As the need for IT to absorb variations increases, with the demand for greater business flexibility,we are confronted with some basic questions: how do we design simple for today, to get the current job done, but not "box " ourselves in a corner so we can support the required flexibility ?I think one major answer to this problem is Variation-oriented Analysis and Design (VOAD). VOAD consists of three main types or axes of variation: structural (type|data), process and policy/rule variations. Structural variations are often based on the identification of Types: Customer Type has variations like Gold Customer, PLatinum Customer and Normal Customer. Often this relates to variations in the structure of the class, or of attributes and data associated with the entity (looking from both OO and Data views).Process variations are when you recognize that a Gold Customer may start from a common base, but branch out into a different set of activities for registration or loan processing, for example. Policy or Rule Variations relate to the Rules and Policies (Rules about rules) that apply for each Type of Customer, for example.Clearly these three aspects of VOAD are related and complementary. It is often useful, in practice to distinguish and treat these three axes of variation.Once you analyze the variations along each axis of variation, you come up with a set of variation points: things that will tend to change or remain less stable. Deal with each variation point by applying a pattern. For example if a variation point for calculation of interest is required for various types of Customers, then a Strategy Pattern would be used to handle / instantiate that variation point.Note that variations tend to occur across all layers of an SOA..Not all that changes is a variation that is warranted to capture and model: only those that are architecturally significant will be worth your while to consider. How do you tell? An architecturally significant variation is one in which impacts the architectural /design decisions you will make and have a trickle down effect that will influence subsequent decisions in how you will build your architecture (e.g., SOA). The "domino" that will alter the course of other decisions is a significant or relevant variation.ANother FAQ is why focus on variations? Variations are more difficult to handle than commonalities. Previous literature focused more on identification of commonality which IMO has less of an architectural ripple effect than understanding, isolating and externalizing variations.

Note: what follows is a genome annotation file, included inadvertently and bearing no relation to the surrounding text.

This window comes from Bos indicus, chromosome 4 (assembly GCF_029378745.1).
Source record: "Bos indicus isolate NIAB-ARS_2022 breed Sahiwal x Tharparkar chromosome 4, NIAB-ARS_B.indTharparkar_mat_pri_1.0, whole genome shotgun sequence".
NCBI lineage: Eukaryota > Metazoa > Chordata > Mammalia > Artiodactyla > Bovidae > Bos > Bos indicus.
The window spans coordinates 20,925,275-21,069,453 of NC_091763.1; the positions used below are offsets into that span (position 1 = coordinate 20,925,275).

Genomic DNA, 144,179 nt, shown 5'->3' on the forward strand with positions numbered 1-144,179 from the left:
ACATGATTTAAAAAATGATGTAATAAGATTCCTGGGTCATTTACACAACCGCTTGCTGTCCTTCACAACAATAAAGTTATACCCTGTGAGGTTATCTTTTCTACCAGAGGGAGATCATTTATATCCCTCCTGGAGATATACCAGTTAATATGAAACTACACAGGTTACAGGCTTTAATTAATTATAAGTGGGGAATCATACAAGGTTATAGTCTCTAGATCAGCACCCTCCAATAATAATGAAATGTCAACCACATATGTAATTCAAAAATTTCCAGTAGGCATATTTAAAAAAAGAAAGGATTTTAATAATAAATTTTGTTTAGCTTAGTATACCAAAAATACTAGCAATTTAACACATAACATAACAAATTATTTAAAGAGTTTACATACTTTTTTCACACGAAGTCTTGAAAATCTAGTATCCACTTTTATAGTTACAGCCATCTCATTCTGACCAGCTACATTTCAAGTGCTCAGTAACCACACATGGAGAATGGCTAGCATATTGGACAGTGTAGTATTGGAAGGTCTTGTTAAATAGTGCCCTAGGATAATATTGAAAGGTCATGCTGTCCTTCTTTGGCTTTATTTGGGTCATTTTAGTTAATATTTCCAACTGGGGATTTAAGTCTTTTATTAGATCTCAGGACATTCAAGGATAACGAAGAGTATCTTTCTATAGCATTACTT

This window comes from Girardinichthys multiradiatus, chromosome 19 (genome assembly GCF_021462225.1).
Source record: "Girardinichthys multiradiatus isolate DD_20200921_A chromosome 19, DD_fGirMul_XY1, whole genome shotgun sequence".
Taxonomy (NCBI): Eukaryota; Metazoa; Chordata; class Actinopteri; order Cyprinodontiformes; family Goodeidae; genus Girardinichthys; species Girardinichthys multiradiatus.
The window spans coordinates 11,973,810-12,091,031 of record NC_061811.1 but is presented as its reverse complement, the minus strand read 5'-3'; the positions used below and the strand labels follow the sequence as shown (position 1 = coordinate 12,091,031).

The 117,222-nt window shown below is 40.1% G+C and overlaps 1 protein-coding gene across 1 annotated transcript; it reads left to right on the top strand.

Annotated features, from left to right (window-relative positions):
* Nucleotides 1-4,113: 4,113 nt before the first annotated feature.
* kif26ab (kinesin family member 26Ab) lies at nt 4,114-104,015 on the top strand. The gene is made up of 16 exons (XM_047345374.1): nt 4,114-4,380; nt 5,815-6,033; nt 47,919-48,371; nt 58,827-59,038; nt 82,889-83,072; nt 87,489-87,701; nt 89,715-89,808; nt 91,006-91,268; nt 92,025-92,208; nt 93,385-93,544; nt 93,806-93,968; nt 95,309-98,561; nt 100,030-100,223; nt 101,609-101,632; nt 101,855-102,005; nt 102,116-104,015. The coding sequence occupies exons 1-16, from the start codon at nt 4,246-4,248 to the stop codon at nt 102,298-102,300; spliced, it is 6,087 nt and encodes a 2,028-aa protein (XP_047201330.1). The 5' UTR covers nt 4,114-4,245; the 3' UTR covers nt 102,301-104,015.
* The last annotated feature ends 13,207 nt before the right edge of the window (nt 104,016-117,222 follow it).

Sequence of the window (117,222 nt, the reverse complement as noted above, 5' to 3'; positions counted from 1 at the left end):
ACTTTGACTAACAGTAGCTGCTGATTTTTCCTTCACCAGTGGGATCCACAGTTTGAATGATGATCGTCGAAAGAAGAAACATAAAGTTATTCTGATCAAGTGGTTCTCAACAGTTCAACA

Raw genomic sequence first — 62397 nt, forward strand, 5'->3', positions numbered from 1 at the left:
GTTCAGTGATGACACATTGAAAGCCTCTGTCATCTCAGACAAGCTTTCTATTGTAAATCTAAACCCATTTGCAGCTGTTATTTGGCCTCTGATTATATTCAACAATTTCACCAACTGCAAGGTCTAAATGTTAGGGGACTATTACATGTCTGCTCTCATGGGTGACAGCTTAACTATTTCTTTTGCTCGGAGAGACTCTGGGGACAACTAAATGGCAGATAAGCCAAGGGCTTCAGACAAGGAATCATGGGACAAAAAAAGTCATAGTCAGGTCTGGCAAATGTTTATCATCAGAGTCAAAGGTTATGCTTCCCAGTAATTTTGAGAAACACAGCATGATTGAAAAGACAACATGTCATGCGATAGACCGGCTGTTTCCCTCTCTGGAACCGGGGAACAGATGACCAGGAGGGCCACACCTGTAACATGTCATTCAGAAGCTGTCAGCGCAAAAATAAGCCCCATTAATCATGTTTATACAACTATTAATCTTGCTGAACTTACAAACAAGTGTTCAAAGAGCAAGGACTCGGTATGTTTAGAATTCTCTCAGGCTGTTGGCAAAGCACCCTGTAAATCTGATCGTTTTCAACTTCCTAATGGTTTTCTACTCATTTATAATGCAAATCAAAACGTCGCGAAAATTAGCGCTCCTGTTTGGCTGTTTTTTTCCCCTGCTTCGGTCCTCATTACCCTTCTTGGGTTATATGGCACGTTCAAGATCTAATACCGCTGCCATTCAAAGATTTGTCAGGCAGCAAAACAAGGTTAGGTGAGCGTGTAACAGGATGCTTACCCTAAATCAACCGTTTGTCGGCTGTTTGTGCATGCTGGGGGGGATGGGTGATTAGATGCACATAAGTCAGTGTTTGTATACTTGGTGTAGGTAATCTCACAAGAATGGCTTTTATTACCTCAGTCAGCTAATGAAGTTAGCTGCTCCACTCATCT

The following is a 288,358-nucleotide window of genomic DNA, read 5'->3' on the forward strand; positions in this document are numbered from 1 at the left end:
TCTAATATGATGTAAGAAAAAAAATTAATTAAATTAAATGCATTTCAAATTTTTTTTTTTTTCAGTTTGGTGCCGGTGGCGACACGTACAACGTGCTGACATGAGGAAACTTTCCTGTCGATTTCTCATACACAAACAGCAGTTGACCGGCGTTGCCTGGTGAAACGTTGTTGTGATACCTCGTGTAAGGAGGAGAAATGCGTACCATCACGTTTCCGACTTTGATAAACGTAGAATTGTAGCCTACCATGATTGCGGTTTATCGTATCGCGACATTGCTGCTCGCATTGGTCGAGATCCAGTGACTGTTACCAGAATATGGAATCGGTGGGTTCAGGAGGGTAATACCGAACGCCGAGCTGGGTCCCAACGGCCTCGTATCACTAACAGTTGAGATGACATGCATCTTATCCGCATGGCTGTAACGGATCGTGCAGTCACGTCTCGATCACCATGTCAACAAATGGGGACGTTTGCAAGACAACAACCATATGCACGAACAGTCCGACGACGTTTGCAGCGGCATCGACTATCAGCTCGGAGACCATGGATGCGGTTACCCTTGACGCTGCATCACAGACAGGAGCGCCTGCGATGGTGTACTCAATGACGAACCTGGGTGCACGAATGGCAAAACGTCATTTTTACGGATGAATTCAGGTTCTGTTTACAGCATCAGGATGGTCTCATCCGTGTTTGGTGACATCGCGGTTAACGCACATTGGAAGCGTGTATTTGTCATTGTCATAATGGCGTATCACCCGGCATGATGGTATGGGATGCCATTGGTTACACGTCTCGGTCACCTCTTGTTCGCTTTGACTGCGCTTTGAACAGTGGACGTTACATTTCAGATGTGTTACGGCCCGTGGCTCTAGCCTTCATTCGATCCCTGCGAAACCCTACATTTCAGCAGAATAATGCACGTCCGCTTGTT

What do you think?[Read More]
BPM, APIs & Service-oriented Architecture: Insights and Best Practices
From archive: September 2006 X
Ali_Arsanjani 120000D8QB 2,044 Views
After quite a lot time of blog-draught for me, travelling frenzy overtaking me, as I travel to my clients and to share best-practices on SOA with my colleagues around the world, I find that we are indeed reaching a new phase transition in SOA. Last year I saw many look for solutions that called for the first phase of service modeling, namely what I call Identification. The latter part of last year and this year has been more of the next phase: Specification (design of services components and flows). Now we are beginning to see more of Realization of SOA; including prototypes that are expanded and strengthened into gradually more robust and production systems that support service level agreements...[Read More]